Alyssa and I walk back to the apartment. She helps me pack. She keeps me calm. And she has her SUV, so we pack up her car in one trip – walking up and down four flights – and Alyssa drives me to Aunt Jackie’s place. I can’t even explain how wonderful a person Alyssa is. She saved me that night.
Now it’s two weeks with Aunt Jackie. She lives in a small one-bedroom apartment. It’s way bigger than what I’m used to, and a way better environment to say the least. I gladly take the couch. I spend my days commuting to the Barking Dog and to Spence where I coach field hockey, and once a week at the Actor’s Project, rehearsing. When I get home at night I have Aunt Jackie asking me how my day was, then asking if I’d like to go to dinner with her. Uh, yes please. Sometimes I feel like she’s was waiting for me to get home. I’m her new roommate and she loves it. She’s always telling me how hard I work and how busy I am. I start to believe her. Yea, you know what, I am pretty great!
Aunt Jackie always has a story to tell. And they can be pretty awesome. I love hearing about her life in New York when she was younger. I love hearing about her husband and my Great Uncle Clint – an amazing cartoonist and serious alcoholic. I especially love hearing about Grandma Stetson and Aunt Jody. She knew them so much better than me. I’m a little jealous. At the end of my two weeks I start hearing the same stories. Aunt Jackie forgets that she already told me. What can you do? She’s 80.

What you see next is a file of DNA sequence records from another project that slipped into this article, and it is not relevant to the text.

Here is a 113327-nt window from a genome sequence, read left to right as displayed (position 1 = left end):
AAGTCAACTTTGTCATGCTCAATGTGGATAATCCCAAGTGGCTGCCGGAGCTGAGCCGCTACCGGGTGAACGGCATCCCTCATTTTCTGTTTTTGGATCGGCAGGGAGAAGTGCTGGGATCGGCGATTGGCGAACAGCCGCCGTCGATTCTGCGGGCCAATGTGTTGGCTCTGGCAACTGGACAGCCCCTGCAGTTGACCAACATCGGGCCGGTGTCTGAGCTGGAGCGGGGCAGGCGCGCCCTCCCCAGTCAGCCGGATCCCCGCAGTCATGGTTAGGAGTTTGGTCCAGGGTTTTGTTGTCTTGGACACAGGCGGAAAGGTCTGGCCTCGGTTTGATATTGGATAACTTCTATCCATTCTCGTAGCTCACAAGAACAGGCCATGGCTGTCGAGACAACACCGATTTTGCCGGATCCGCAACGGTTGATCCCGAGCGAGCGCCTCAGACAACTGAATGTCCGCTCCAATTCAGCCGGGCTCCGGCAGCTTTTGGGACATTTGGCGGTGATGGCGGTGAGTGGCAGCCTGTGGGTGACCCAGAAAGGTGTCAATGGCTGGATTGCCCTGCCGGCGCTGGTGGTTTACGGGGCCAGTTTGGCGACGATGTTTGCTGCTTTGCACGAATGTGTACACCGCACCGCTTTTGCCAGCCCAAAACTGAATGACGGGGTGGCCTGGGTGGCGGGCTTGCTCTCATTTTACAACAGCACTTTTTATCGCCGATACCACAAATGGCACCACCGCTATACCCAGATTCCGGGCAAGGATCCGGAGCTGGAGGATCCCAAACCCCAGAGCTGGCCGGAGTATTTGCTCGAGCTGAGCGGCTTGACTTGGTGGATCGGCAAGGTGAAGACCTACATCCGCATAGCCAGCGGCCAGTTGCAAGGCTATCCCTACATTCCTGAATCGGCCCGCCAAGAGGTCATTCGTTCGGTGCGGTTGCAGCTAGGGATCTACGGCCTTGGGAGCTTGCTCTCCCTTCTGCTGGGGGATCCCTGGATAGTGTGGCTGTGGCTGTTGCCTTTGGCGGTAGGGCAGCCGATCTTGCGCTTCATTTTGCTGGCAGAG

Back at her apartment, she breaks out the chest of pictures. I look through every single one, and she explains who is in the photo and what was going on in the photo. There are a bunch of Uncle Clint’s drawings and cartoons, too. They’re amazing. Nothing is framed. Everything’s just sitting in this box in her apartment. I tell her she should frame them or make a book or something, but she waves me off, like they’re not that important even though she could never possibly part with them. I work up the nerve to ask her for one of Clint’s cartoons. It’s based in Ocean City, NJ and I have to have it. I love it. Mom gets it framed for me and I hang it in my Hoboken apartment. I have it now, in California, but I need to buy a new frame since it was too big to transport.
Soon after I moved to Hoboken, Aunt Jackie moved to her place in Toms River. She was sad to leave New York. I was sad for her. She’s such a New Yorker. Mike and I went to visit her once. It was bizarre – her unit is set up exactly like her New York apartment. She lives way, way, down the hall away from everything. When she took us to walk around, I thought we’d never get to the cafeteria for lunch. That hallway is so long, and Aunt Jackie has to take breaks along the way.
Aunt Jackie is the only “Great” I’ve ever really known or had a relationship with in my family. She can be a handful sometimes – the older she gets, the more she demands – but you can’t help but love her. She’s a cool lady, and she says everything in three’s. I text Mike and tell him Aunt Jackie sends her love. He texts me back. “Good good good.”